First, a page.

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A CurtainUp Book Review
Two Picture Books for Broadway Babies
Forbidden Broadway & The Playbill Broadway Yearbook
By Elyse Sommer
The problem with Forbidden Broadway: Behind the Mylar Curtain is that it makes you want to rush out and see the latest version of the amazingly successful franchise launched by Gerard Alessandrini in 1982 is this: The mylar curtain that was one of the show's signature scenery elements went down on what Alessandrini said was its last edition. And so this lavishly illustrated book (the more than 100 pictures and lots of excerpts from its most popular parody song) will be most enjoyable for those who've seen enough episodes for whom it will be an armchair memory trip.
Of course, Frank Sinatra retired numerous times and when he was a good deal older than Gerard Alessandrini who has already hinted at future editions when the time is ripe. Therefore this memoir of the show's evolution may well be a step between retirement and a comeback.
The book has an obvious trip-down-memory-lane appeal. There are stories of celebrities (and spoof subjects) galore. It was actually the show biz folks who came to see themselves parodied who initially comprised the show's core audience. It's also fun to see how many actors honed their comic and quick-change skills in front of that mylar curtain. Did you know, for example, that Jason Alexander, the Seinfeld sitcom's George, did his bit as part of a FB foursome?
Forbidden Broadway, the book, is also an enlightenng study of a small enterprise's growth in a tough business. And for anyone interested in parody writing, whether just for fun or professionally, Alessandri's comments are invaluable, with the many sample excerpts serving as textbook examples of what works and what doesn't.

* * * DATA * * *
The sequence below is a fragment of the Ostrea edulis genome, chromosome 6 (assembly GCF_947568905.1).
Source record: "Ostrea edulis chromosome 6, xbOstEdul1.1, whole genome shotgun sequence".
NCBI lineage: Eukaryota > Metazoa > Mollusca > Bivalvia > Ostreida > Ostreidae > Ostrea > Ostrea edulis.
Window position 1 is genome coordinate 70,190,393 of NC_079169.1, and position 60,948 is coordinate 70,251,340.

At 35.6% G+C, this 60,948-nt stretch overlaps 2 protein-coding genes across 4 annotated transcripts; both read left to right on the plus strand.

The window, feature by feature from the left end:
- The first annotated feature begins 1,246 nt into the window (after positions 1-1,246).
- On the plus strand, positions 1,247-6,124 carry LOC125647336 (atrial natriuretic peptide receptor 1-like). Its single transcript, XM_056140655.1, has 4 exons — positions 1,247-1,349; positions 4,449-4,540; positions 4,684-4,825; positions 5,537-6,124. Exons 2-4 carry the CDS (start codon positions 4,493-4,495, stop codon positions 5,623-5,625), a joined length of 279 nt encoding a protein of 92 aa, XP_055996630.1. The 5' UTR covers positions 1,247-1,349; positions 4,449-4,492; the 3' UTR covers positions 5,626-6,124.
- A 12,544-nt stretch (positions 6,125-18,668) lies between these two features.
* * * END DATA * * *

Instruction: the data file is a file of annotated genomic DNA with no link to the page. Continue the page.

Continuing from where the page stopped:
Thanks to co-author, the theater journalist Michael Portantiere, the information is well organized. The parts of the text that are the most readable and fun are the regularly interspersed personal essays by the many people who've been involved with the show. They share the umbrealla title of e "Forbidden Memories."
Don't expect anything but accolades. The FB parodies may have been theatrical tough love but this is a 100% love fest. The wealth of pictures include black and white photos but glossy 4-color images predominate. And don't be surprised to see Mr. Alessandrini in a lot of those pictures. After all, actors love the limelight and even though being the chief parody writer and impresario forced Alessandrini to abandon the stage, Alessandrini was very much on stage at the beginning. Once an actor always an actor.
At $24.95 this handsomely illustrated book from Applause-Hal Leonard is a good value, a fine addition to your coffee table and hefty enough to use as a doorstop.
Also from Applause-Hal Leonard is an even fatter doorstopper (469 pages), the annual Playbill Broadway Yearbook edited by Robert Robert Viagas. This is one giant playbill covering an entire season. If you saw everything on offer during a season and saved all your playbills, they would provide you with many of the statistics-- but without quite as many black and white and full-color pictures and some of the fun trivia about the various shows. There's also a big section featuring information about awards and the behind the scenes folks like producers and press agents. Be forewarned, these annual volumes will bring out your collector's instinct so that buying one Yearbook will lead to another. Three or four will take up quite a few inches of your tallest book shelf- - but they'll look very impressive together. Naturally, whether you should buy this or any other reference book is determined by how many times you take it off the shelf and really delve into it in the course of a year.
Both books are available and discounted via our Amazon book store affiliation-- to which a click on the images in the gray strip will take you.